Despite being Morocco’s capital in all but name, Casablanca attracts less tourists than a city of its status should. Even some of its most famous proponents, the makers of the 1942 movie of the same name, did not visit Casablanca - preferring to shoot the entire film in Hollywood.
However, as time goes by, more and more people are coming around to the charms of this iconic city. Casa, as it is affectionately known, teems with life and is the most liberal and progressive of Morocco’s cities. A French Protectorate until independence in 1956, its cosmopolitan nightlife rivals that of Marrakech. During the evening the city’s numerous restaurants attract designer-clad Moroccans interested only in speaking la langue Française, while during the day its upmarket beaches are packed with bikini-clad tourists.
Modern-day Casablanca – which, with its three million residents is the largest of Morocco’s cities – is also a great springboard for further travel to much-loved Moroccan destinations such as Marrakech, Rabat, Agadir, Oujda and Tangier.
A simple Berber village before the arrival of Casablanca’s original Portuguese colonisers, the ancient parts of the city are small and not as historically impressive as their Marrakech or Fez counterparts. However, the traditional walled town of the unassuming Old Medina is worth a short visit and its bastion and colonial-period clock tower have undergone recent restoration.
The French occupied Casablanca in 1907 and set about building a New Town, or ville nouveau. Designed by the French architect Henri Prost, the authorities fortunately ensured that the New Town did not damage the historic Old Medina. The main streets radiate out from the Place des Nations Unis and feature an impressive combination of Moorish and Art Deco buildings.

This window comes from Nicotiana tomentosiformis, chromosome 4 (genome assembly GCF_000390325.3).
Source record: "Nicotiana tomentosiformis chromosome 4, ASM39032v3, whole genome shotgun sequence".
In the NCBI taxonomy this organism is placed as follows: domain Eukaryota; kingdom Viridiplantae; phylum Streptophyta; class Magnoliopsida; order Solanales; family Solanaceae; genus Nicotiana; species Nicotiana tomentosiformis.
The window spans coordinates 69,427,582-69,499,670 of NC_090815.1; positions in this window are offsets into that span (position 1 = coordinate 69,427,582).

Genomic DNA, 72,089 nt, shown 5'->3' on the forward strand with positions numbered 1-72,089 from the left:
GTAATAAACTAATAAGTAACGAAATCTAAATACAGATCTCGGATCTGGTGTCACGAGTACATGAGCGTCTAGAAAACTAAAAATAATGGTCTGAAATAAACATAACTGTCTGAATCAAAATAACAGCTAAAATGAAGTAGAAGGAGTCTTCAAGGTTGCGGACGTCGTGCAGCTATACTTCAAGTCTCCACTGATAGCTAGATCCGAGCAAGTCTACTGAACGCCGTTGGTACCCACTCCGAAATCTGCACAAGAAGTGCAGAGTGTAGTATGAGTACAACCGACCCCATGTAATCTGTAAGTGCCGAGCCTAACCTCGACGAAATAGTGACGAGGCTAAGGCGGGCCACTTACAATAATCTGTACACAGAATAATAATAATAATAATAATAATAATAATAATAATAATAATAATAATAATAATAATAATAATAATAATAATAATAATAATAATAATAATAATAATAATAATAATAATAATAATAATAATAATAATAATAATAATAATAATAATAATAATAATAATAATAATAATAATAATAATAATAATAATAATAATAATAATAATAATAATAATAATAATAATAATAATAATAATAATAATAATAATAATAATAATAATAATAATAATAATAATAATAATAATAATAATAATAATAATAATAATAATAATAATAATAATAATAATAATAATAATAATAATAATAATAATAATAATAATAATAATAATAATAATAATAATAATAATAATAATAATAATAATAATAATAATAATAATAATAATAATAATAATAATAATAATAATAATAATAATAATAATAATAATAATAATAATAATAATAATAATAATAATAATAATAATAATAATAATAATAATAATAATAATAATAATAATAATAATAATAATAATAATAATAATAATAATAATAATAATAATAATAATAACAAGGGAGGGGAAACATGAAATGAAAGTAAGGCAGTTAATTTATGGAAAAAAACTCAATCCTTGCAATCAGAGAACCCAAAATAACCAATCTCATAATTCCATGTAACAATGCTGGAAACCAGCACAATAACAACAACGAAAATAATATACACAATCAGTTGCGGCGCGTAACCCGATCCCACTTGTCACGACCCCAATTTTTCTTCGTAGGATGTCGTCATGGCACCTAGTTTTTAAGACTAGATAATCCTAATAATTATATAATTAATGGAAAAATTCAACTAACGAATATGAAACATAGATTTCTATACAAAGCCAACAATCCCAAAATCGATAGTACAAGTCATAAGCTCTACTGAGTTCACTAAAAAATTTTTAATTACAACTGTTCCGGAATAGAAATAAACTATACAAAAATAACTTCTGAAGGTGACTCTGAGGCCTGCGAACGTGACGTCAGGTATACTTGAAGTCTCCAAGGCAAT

For more modern architecture, visit the King Hassan II Mosque, completed in 1993. The largest monument in Morocco is reputedly the third largest in the world and allows non-Muslim visitors. Its stunning interior – complete with elaborate tiling and water features – has a sliding roof which opens to the sky and a glass floor which overhangs the Atlantic.
Finally, take a rest after sightseeing at the stylish beach suburb of Aïn Diab. Here you can enjoy chic beach clubs, swimming pools and sports facilities alongside the city’s cosmopolitan Casablancais.
Casablanca’s colonial past and cosmopolitan present is evident in its dining scene. Relax during the day with a tiny glass cup of mint tea or a large polystyrene beaker of American coffee, and spend your evenings deliberating between the spicy tagine and fragrant couscous which sits side-by-side on restaurant menus with four-cheese pizzas and Spanish tapas.
Many of Casablanca’s restaurants specialise in seafood, and one of the liveliest areas to dine out is a restaurant-bar strip along a section of Rue Allal ben Abdallah, opposite the Marché Centrale. Just a short walk from the city centre hotels, it is favoured by tourists and locals alike.
Casablanca might be situated on the Atlantic but it operates in a distinctly Mediterranean way. This means that restaurants rarely open before 7pm and most people don’t eat till much, much later. This has a knock-on effect to the nightlife, which doesn’t get going until the early hours of the morning. In addition to the bar scene at Rue Allal ben Abdallah, Aïn Diab’s beachfront Boulevard de la Corniche and the suburb of Anfa are busy nightlife destinations, as are Maarif and Gironde. Female travellers beware: the male attention can be daunting.
The city of Marrakech is three hours by train from Casablanca. The third-largest city after Casablanca and Rabat, Marrakech lies near the foothills of the snow-capped Atlas Mountains.
On arrival, follow the hordes straight to the Medina. Here you’ll find the ancient square at the heart of the Medina, Djemaa El-Fna. It delivers a sensory overload of sights, smells and sounds: marvel at the spectacle of the snake charmers; absorb the pungent aromas of Moroccan spices; and listen to the cacophony of drums beating and people shouting in this vibrant and bustling environment.